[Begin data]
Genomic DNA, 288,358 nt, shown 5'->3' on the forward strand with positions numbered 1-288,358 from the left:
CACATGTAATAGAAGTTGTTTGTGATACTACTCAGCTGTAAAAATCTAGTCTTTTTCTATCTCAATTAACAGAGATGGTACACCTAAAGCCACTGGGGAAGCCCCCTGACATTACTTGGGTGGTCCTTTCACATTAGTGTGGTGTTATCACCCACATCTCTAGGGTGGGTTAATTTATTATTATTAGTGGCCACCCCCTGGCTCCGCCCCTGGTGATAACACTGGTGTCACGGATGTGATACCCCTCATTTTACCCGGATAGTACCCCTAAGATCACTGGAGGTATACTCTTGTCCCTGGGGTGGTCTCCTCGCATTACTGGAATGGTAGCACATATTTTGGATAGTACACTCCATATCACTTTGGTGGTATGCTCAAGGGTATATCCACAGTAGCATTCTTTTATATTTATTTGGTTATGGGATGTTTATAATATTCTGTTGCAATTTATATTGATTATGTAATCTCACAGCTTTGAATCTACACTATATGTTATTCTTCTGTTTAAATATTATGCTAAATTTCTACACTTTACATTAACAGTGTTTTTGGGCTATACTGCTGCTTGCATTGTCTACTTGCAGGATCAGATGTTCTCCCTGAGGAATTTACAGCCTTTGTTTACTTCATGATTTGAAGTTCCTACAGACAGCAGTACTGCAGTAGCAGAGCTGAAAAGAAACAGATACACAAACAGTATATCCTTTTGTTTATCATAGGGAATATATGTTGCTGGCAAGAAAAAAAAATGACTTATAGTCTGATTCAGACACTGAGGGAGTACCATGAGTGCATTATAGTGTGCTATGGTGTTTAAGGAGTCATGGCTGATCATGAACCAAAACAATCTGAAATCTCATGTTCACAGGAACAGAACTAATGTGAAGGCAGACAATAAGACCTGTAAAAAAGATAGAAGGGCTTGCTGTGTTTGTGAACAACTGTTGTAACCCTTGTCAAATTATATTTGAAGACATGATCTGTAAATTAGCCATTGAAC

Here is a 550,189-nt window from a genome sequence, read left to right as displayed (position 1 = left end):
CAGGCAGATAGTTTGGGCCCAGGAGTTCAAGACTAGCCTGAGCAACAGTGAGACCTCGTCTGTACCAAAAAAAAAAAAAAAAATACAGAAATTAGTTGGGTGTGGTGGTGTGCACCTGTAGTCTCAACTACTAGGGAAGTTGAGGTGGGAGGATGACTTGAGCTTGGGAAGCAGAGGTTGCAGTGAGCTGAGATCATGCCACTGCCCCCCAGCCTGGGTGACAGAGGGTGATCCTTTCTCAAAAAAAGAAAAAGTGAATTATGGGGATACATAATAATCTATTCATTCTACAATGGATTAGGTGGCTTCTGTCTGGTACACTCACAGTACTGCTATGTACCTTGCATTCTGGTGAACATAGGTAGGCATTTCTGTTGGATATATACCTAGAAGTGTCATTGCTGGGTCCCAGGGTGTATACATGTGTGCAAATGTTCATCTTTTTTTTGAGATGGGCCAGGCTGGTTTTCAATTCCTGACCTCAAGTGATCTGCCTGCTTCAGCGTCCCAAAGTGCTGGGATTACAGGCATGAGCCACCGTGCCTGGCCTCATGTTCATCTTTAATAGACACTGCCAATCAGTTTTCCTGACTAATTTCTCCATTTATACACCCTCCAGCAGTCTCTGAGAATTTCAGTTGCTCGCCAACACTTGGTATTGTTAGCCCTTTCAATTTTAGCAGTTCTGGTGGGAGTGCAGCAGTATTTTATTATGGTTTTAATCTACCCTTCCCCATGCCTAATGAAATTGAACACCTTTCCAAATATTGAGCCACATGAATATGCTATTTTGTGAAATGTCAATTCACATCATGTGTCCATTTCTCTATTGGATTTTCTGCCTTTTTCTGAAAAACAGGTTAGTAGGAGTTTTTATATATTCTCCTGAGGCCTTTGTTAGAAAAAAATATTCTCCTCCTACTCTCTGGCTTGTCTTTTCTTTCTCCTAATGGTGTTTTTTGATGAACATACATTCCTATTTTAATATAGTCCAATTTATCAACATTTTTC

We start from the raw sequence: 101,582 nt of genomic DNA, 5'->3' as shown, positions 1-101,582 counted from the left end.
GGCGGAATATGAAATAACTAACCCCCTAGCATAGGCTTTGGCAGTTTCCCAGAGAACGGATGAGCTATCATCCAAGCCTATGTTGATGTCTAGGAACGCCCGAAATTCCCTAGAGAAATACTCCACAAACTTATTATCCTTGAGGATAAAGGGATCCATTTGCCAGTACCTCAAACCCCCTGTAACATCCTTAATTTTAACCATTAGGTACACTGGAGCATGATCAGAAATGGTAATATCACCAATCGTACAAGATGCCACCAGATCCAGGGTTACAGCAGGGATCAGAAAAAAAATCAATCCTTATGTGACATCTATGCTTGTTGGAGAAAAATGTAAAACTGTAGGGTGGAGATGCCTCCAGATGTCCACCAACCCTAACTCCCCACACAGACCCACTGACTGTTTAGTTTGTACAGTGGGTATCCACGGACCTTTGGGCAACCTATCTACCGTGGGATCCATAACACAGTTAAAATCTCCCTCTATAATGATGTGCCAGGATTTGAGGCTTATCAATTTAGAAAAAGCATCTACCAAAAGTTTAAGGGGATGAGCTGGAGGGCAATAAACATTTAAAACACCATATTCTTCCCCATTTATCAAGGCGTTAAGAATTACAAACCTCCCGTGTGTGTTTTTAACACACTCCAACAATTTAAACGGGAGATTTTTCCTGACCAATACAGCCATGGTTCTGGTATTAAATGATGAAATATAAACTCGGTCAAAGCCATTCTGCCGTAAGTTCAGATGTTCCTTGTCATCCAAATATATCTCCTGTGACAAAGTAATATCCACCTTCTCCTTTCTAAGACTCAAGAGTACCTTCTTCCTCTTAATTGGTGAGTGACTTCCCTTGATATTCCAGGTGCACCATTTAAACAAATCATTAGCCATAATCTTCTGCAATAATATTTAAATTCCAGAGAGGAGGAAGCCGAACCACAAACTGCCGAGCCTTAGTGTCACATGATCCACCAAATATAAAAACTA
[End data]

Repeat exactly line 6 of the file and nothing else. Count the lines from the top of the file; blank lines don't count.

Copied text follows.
GGCGGAATATGAAATAACTAACCCCCTAGCATAGGCTTTGGCAGTTTCCCAGAGAACGGATGAGCTATCATCCAAGCCTATGTTGATGTCTAGGAACGCCCGAAATTCCCTAGAGAAATACTCCACAAACTTATTATCCTTGAGGATAAAGGGATCCATTTGCCAGTACCTCAAACCCCCTGTAACATCCTTAATTTTAACCATTAGGTACACTGGAGCATGATCAGAAATGGTAATATCACCAATCGTACAAGATGCCACCAGATCCAGGGTTACAGCAGGGATCAGAAAAAAAATCAATCCTTATGTGACATCTATGCTTGTTGGAGAAAAATGTAAAACTGTAGGGTGGAGATGCCTCCAGATGTCCACCAACCCTAACTCCCCACACAGACCCACTGACTGTTTAGTTTGTACAGTGGGTATCCACGGACCTTTGGGCAACCTATCTACCGTGGGATCCATAACACAGTTAAAATCTCCCTCTATAATGATGTGCCAGGATTTGAGGCTTATCAATTTAGAAAAAGCATCTACCAAAAGTTTAAGGGGATGAGCTGGAGGGCAATAAACATTTAAAACACCATATTCTTCCCCATTTATCAAGGCGTTAAGAATTACAAACCTCCCGTGTGTGTTTTTAACACACTCCAACAATTTAAACGGGAGATTTTTCCTGACCAATACAGCCATGGTTCTGGTATTAAATGATGAAATATAAACTCGGTCAAAGCCATTCTGCCGTAAGTTCAGATGTTCCTTGTCATCCAAATATATCTCCTGTGACAAAGTAATATCCACCTTCTCCTTTCTAAGACTCAAGAGTACCTTCTTCCTCTTAATTGGTGAGTGACTTCCCTTGATATTCCAGGTGCACCATTTAAACAAATCATTAGCCATAATCTTCTGCAATAATATTTAAATTCCAGAGAGGAGGAAGCCGAACCACAAACTGCCGAGCCTTAGTGTCACATGATCCACCAAATATAAAAACTA